A study reported by JAVMA (2008, Heffner et al) looked at the evaluation of freshwater submersion in 28 cases (25 dogs and 3 cats) from 1996-2006. The purpose was to determine clinical characteristics, treatments and outcomes in both species evaluated after submersion in fresh water. Of these animals, the cause was only determined in 16 of the animals (falling into water, breaking through ice, intentional submersion) and twelve of the animals were submerged in unclear surroundings. Eighteen of the animals survived to discharge, all cats died and nine of the ten non-survivors, respiratory tract failure was the cause of death (or reason for euthanasia).
Most diagnoses are made not just based upon clinical signs, but a thorough history is also key in these types of cases as they present to us. It is important to know what type of water submersion took place, how long the patient was submerged, and the temperature of the water. From the time of owners rescuing the patient to the time of arrival, the chances of overall survival increase if immediate steps are taken. If the owner calls prior to arrival and they feel the pet has undergone cardiovascular or respiratory collapse, mouth-to-snout resuscitation should be advised according to the current RECOVER guidelines. While the signalment and history are being obtained, triage and early interventional care should be simultaneously initiated by the medical team. This includes providing essential oxygen therapy via flow-mask, securing airway if necessary and obtaining vascular access as well as obtaining an initial database ( PCV/TS/BG/Venous Blood Gas with Electrolytes ). Arterial blood gas should be obtained if accessible. If CPR is indicated, appropriate measures should be taken right away to begin chest compressions and positive pressure ventilation as indicated by the RECOVER guidelines.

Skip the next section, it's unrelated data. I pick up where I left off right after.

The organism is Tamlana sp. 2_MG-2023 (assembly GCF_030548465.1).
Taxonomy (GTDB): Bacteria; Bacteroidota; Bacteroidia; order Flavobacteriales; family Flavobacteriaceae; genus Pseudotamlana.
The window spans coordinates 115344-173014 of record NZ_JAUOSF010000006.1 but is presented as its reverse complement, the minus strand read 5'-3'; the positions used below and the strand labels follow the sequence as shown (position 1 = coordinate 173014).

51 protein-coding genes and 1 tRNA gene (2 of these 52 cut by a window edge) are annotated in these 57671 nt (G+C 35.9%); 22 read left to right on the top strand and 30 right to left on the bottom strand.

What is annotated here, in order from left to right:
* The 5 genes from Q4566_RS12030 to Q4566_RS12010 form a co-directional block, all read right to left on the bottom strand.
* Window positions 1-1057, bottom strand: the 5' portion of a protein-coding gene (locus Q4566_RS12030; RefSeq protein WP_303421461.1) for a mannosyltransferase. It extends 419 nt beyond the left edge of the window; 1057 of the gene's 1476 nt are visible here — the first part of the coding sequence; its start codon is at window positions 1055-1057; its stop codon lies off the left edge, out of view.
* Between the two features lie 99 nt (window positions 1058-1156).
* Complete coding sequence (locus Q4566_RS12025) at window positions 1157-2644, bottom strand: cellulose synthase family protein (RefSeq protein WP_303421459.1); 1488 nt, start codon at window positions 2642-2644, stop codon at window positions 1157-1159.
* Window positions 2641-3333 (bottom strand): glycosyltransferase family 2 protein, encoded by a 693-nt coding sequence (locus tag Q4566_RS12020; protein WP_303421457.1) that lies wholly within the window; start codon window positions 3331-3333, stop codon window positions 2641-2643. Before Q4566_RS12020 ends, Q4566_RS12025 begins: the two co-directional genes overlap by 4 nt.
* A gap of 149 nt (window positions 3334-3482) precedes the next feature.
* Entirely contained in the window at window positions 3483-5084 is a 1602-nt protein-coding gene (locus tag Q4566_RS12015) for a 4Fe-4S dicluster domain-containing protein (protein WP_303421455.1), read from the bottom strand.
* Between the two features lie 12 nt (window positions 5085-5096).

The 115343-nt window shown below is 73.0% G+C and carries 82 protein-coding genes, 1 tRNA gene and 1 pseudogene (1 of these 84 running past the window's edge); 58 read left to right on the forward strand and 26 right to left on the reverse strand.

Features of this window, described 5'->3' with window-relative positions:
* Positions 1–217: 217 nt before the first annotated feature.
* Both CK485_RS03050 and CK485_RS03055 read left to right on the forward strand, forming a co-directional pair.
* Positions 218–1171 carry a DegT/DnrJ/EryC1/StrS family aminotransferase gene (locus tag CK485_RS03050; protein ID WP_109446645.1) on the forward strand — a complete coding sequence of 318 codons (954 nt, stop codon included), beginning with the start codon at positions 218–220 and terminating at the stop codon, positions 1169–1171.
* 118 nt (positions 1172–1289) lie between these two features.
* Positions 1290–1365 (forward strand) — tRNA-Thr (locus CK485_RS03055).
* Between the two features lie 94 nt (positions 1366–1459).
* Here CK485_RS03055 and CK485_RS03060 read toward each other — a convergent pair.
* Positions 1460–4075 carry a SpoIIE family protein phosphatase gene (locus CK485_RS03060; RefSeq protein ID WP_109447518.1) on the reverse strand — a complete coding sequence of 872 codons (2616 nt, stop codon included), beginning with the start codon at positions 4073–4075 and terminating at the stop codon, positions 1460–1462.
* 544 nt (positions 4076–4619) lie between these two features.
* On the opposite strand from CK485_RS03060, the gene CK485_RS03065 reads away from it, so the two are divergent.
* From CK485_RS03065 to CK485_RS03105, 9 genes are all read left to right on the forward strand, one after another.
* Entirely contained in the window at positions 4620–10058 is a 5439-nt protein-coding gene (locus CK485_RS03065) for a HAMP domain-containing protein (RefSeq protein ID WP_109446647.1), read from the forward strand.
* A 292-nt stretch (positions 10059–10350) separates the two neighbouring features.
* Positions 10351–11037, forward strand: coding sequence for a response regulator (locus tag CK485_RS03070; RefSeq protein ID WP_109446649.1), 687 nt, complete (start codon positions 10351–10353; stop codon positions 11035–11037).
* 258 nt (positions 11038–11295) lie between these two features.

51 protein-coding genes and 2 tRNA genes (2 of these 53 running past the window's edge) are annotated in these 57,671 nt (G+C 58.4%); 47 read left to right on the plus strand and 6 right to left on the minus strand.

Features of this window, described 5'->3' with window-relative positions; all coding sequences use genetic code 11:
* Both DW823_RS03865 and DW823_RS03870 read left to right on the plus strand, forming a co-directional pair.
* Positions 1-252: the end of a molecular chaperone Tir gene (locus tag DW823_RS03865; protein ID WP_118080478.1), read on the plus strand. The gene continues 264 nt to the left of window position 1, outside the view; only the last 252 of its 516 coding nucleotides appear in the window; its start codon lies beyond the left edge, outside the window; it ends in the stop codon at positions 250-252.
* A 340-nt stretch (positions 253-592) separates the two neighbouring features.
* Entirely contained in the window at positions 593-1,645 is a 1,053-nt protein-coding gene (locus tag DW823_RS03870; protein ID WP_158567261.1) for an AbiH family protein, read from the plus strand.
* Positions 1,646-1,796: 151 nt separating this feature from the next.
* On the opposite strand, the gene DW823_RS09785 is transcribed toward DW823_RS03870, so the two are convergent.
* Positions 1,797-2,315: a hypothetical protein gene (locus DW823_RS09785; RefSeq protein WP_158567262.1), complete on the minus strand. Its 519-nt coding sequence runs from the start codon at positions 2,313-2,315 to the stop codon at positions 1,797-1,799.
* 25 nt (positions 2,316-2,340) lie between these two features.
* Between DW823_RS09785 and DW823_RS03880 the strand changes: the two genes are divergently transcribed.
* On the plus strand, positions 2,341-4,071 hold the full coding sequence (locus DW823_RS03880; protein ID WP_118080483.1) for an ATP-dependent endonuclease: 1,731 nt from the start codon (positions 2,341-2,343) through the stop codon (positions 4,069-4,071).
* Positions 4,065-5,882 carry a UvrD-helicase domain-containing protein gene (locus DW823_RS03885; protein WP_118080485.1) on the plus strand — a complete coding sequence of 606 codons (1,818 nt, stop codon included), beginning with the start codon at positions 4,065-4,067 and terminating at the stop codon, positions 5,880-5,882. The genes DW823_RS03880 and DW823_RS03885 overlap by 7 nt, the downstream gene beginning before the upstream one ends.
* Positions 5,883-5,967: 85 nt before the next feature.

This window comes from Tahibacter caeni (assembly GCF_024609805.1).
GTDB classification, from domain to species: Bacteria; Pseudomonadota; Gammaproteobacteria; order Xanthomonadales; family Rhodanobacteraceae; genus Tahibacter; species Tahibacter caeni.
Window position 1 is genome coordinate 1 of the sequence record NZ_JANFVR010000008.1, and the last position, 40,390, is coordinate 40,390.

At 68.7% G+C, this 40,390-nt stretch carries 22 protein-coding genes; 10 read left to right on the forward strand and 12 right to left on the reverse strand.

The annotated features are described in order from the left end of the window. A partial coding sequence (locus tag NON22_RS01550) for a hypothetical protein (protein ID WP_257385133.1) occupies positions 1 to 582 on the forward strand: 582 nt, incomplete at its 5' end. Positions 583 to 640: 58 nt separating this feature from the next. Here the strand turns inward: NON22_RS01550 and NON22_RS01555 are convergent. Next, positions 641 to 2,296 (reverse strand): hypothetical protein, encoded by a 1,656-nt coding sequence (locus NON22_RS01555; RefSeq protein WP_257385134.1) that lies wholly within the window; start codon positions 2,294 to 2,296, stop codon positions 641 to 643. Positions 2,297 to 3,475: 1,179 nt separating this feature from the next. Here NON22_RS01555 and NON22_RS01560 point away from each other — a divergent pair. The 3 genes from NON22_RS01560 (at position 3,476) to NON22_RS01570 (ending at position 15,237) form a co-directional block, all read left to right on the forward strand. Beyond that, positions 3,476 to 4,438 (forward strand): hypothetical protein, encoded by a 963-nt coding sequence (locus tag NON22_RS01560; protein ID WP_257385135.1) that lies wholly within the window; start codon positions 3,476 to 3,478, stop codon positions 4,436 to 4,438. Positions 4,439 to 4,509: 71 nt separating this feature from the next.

Monitoring devices should be placed on the patient to evaluate SPO2, ECG, ETO2 if intubated, NIBP, and temperature monitoring and support as needed. Radiographs are also a useful diagnostic tool in detecting aspiration pneumonia and non-cardiogenic pulmonary edema, or in some cases sand-bronchogram, however there may not be detectable changes radiographically due to a 24-48 hour lag time. Correcting electrolyte imbalances as indicated also play a key role in the treatment and recovery of near drowning cases. If cerebral edema is developing based on clinical signs or Cushing’s reflex, the use of diuretics such as Mannitol (0.5g/kg) may be indicated to help reduce intracranial pressure (ICP). Antibiotic therapy also may be necessary if aspiration pneumonia is evident. Close monitoring and nursing care in an ICU setting is critical in the treatment and outcome for these patients as severe complications may arise.
The bottom line is that prevention of these types of accidents may be reduced by awareness. Owners should be educated if their pets are elderly or have underlying conditions that may make them susceptible to accidents. The prognosis is good if the animal is conscious at presentation and treated quickly with no complications.
Bridget MacDonald is an Emergency & Critical Care Veterinary Technician Specialist at the Veterinary Specialty & Emergency Center. The Veterinary Specialty & Emergency Center operates state-of-the-art emergency and specialty veterinary hospitals that are open 24/7/365 in both Levittown PA and Philadelphia PA. For more information about our world-class emergency and specialty care, please visit VSEC on the web at www.VSECVET.com.